Now note something about the type, which must carry over into the antitype. Abraham, after meeting Melchizedek, no longer manifested any interest in the things of this world. The king of Sodom offered him goods, but his response was completely negative. Abraham said to the king of Sodom:
I have raised my hand to the LORD, God Most High, the Possessor of heaven and earth,
that I will take nothing, from a thread to a sandal strap, and that I will not take anything that is yours, lest you should say, “I have made Abram rich” -
except only what the young men have eaten . . . .” (Genesis 14:22-24a).
Having met Melchizedek, Abraham manifested total disinterest in that which the king of Sodom had to offer. He had found something so far greater than the things this world could offer that he refused to take anything (other than food) from the king of Sodom. Rather, his interest was focused on the things surrounding Melchizedek (cf. Hebrews 12:2, “looking to Jesus . . . [lit., ‘Looking from (the surrounding things of the world) to Jesus’]”).
Abraham, by this experience, could only have gained a whole new perspective on the present in relation to the future, and vice versa. Thus, Abraham, relative to the magnanimous offer of the king of Sodom, in a word, told the king, No!
And that is where Christ comes into the picture in prophecy as the great King-Priest, “after the order of Melchizedek.” The Father — “the possessor of heaven and earth” (Genesis 14:22) — has given all that He has to the Son (cf. Genesis 24:36; 25:5; John 16:13-15); and in that coming day, with the Son occupying both His own throne in the heavens and David’s throne on the earth, blessings will flow out to the Gentile nations through the seed of Abraham (“possessor of heaven and earth [through inheritance]”) from both heavenly and earthly spheres.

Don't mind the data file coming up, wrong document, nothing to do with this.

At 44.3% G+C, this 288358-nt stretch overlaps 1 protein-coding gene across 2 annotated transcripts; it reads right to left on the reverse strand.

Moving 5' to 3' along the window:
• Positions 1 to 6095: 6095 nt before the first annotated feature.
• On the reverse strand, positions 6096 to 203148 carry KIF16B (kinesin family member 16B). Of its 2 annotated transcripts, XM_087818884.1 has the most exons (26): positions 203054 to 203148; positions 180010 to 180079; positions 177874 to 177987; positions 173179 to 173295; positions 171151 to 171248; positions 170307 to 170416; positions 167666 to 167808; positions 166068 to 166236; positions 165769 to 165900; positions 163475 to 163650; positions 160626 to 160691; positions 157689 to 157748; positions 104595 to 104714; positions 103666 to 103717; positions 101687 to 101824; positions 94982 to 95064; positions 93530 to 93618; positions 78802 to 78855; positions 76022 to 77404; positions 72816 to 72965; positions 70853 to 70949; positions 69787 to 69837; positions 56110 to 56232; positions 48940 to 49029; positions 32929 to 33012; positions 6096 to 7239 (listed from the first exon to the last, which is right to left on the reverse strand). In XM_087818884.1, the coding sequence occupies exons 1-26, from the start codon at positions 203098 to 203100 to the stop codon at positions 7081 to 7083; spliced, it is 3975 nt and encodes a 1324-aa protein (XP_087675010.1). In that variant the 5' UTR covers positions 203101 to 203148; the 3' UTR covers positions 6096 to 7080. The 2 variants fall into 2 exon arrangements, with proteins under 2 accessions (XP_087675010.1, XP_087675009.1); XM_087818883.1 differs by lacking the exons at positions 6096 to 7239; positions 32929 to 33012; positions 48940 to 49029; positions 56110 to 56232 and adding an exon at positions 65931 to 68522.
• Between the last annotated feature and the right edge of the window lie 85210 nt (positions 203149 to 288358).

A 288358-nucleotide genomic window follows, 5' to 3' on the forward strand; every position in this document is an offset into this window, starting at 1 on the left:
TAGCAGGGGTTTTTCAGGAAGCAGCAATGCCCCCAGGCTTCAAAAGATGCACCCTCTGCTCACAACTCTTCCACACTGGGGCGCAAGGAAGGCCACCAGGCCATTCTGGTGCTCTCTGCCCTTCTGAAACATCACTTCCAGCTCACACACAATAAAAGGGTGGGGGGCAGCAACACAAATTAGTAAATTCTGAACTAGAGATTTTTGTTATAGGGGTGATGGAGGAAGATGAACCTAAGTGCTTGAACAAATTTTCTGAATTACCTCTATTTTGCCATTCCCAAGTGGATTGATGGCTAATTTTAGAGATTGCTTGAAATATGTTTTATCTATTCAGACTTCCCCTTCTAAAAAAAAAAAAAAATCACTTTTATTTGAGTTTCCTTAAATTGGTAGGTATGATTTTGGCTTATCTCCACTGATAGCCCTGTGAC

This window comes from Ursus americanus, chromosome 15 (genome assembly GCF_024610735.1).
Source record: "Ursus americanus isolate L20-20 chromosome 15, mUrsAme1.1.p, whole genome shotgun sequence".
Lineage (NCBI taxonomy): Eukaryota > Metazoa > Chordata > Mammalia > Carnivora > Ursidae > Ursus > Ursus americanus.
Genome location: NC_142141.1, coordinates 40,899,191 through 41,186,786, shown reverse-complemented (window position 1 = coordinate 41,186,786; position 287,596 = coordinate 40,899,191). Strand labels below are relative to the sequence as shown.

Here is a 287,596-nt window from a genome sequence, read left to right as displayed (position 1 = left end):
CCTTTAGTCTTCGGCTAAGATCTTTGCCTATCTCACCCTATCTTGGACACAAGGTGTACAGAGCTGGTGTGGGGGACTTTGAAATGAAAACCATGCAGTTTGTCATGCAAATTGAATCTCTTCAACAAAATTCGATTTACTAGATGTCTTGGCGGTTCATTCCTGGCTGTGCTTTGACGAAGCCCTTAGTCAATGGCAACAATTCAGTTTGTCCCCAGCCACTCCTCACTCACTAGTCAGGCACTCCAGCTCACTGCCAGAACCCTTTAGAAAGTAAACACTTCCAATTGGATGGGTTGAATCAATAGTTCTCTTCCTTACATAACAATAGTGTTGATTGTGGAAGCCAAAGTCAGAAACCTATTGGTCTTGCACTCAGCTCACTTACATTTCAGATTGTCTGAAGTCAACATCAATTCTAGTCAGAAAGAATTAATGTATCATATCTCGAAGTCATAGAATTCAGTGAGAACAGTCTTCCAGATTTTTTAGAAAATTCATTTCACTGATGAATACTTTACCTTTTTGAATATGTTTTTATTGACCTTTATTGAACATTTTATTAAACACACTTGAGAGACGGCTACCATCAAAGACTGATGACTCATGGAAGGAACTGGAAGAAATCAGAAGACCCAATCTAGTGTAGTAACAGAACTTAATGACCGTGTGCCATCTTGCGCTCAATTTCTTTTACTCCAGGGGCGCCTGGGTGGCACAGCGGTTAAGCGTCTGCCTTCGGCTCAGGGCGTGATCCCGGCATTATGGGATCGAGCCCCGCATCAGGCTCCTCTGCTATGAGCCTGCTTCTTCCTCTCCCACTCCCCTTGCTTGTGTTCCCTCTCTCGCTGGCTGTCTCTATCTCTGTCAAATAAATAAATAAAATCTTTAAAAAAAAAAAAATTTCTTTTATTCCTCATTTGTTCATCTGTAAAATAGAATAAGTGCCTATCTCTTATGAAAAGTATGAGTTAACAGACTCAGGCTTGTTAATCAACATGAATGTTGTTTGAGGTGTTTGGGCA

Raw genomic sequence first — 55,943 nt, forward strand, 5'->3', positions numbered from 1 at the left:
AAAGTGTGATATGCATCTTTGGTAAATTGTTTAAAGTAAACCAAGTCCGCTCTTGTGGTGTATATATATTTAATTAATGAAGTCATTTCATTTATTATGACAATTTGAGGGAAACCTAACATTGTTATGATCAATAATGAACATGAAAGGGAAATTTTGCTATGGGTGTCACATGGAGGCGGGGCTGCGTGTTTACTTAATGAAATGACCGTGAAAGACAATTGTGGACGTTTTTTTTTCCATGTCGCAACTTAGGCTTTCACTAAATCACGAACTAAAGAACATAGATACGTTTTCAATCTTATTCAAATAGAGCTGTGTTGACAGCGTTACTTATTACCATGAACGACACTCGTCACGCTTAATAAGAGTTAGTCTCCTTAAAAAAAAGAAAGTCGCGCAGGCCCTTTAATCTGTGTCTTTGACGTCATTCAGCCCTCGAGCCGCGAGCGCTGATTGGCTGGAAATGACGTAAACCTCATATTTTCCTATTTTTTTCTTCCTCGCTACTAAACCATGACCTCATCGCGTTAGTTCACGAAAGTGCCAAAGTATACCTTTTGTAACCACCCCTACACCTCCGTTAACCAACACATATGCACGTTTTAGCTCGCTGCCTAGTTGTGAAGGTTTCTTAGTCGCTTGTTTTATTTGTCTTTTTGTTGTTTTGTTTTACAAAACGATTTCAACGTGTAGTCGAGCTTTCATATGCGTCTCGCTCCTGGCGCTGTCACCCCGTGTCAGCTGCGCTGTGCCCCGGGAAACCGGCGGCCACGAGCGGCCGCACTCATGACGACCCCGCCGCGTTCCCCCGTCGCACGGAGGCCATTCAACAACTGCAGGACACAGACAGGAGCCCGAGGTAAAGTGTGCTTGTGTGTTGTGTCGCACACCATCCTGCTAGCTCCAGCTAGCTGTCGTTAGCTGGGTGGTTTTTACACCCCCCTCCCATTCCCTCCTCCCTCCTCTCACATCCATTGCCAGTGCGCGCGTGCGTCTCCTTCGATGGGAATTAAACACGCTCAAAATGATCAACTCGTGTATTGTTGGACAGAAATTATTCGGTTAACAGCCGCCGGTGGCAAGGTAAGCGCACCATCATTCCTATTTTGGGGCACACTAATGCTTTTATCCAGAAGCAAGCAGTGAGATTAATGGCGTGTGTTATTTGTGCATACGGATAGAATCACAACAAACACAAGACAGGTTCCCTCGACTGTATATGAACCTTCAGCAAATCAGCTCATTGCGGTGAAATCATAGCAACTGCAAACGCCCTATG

And when a Christian sees Christ, within this framework, as the great King-Priest, “after the order of Melchizedek,” this should drive him to manifest the same attitude toward the things of this world as Abraham manifested toward the things of the world after he met Melchizedek. In the words of the song, “the things of this world” should “grow strangely dim.” The Christian should possess an entirely new perspective on the present in relation to the future, and vice versa.
But, how often is the preceding really the case in the lives of Christians? How many really understand these things? Or, how many really view matters within the framework of “the light of His glory and grace”?
And therein lies the secret to questions surrounding Hebrews 6:3. We are dealing with the very choicest of God’s choice things that He has set aside for Christians, and God has placed certain conditions around allowing Christians to move into a knowledge of the Son in this realm (cf. Philippians 3:10-14). God knows what is in man; and He also knows what man coming into a knowledge and understanding of these things will, too often, do.
God knows that numerous Christians, after coming into a knowledge and understanding of Christ as King-Priest, “after the order of Melchizedek,” would not manifest the same attitude at all toward the world as Abraham manifested after he met Melchizedek. They would, instead, either continue in or one day return to their worldly interest and involvement (cf. 1 John 2:15-17), which is within a world presently ruled by Satan and his angels. And by so doing, such Christians could only bring shame upon Christ’s name (this will be further dealt with later in the chapter within the framework of that which is stated in v. 6).
The matter surrounding God allowing or not allowing a Christian to go on to maturity though should be viewed more within the framework of man’s attitude toward these things than it should within the framework of God’s omniscience per se. Scripture clearly states,